If there’s one thing to remember as you write your resume and cover letter it’s that employers are interested in what you can do for them, not what you want from them. While some job applicants put the cart before the horse by including their salary requirements, other applicants go even further by listing the perks and benefits that they need.
Here’s some career advice you can bank on: Don’t include your salary requirements in your resume unless an employer specifically requests that information in the job posting. Mentioning compensation can come across as presumptuous. In addition, you could put yourself at a disadvantage later if the job pays more than the salary you list. Plus, money is not everything.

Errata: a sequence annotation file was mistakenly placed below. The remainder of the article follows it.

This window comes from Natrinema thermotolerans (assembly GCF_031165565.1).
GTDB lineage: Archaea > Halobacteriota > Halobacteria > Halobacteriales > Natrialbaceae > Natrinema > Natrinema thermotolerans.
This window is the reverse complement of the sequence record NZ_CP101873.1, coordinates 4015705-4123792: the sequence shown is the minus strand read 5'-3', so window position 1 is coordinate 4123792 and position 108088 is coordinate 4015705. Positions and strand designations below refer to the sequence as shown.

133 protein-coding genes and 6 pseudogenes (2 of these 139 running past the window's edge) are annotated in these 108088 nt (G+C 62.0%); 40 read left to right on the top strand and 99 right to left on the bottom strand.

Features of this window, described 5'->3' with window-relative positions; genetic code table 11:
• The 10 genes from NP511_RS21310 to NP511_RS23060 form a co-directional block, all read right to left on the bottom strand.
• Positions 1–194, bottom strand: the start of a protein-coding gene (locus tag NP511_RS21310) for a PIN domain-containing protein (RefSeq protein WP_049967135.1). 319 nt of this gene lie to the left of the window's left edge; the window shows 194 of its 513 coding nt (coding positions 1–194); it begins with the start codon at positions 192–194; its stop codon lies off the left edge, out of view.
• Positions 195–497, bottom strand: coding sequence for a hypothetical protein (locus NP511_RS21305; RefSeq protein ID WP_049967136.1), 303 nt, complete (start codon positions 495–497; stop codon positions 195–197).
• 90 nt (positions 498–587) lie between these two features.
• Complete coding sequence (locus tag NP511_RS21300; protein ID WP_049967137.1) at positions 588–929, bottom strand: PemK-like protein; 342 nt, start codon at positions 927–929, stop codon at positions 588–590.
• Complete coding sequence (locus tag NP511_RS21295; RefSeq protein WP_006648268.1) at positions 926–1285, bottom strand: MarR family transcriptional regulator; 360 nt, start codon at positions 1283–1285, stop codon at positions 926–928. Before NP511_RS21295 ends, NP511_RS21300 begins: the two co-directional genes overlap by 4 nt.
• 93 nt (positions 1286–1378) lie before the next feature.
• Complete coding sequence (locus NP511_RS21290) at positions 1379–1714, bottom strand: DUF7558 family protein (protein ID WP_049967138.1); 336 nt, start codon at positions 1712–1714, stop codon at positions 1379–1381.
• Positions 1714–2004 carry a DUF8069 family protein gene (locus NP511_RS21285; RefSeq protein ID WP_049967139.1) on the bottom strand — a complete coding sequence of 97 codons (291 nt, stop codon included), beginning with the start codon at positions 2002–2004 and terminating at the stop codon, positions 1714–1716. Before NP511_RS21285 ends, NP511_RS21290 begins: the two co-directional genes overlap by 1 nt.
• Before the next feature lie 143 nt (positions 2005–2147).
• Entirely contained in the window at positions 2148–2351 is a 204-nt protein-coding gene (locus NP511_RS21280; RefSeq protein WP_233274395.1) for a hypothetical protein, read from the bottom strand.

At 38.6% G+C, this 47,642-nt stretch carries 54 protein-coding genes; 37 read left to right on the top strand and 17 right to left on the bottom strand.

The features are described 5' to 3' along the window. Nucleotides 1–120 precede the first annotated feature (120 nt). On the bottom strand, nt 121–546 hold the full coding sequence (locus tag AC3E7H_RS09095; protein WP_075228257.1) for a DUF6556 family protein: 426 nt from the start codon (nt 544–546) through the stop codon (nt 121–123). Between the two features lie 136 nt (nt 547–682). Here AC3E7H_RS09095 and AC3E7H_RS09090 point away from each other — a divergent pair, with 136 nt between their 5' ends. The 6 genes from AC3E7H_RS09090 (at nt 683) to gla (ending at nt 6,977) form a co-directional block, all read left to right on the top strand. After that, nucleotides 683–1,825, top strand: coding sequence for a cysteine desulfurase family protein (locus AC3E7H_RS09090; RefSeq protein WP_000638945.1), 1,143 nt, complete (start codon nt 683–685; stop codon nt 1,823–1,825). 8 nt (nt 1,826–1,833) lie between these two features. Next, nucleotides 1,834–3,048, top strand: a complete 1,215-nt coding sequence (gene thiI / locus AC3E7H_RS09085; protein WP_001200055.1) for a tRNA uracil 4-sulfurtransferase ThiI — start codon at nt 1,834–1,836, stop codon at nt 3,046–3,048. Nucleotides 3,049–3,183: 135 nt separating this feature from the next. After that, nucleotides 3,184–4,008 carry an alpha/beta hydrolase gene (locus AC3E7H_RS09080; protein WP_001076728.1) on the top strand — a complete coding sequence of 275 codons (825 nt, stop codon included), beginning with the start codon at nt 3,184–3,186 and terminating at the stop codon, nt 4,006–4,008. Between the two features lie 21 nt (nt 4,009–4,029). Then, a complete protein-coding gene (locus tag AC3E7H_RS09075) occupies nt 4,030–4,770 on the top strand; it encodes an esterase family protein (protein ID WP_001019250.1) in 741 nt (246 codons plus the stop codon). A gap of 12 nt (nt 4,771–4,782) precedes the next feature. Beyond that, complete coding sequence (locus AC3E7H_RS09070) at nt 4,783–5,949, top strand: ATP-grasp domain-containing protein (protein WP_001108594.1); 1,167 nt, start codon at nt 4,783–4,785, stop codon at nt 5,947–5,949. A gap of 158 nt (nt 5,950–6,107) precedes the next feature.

While it is true that a single typo on your resume can damage your chances of landing a job interview, all errors are not created equal. For example, if you’re a strong candidate with highly marketable skills, a hiring manager might be willing to ignore the fact that you wrote to instead of too.
Today’s business environment requires law firms and legal departments to function in a collaborative relationship with their clients, rather than just provide counsel. To stay competitive, these legal professionals have to keep up with client demands and industry changes. Here are the three trends that are having an impact on today’s law offices — and legal careers.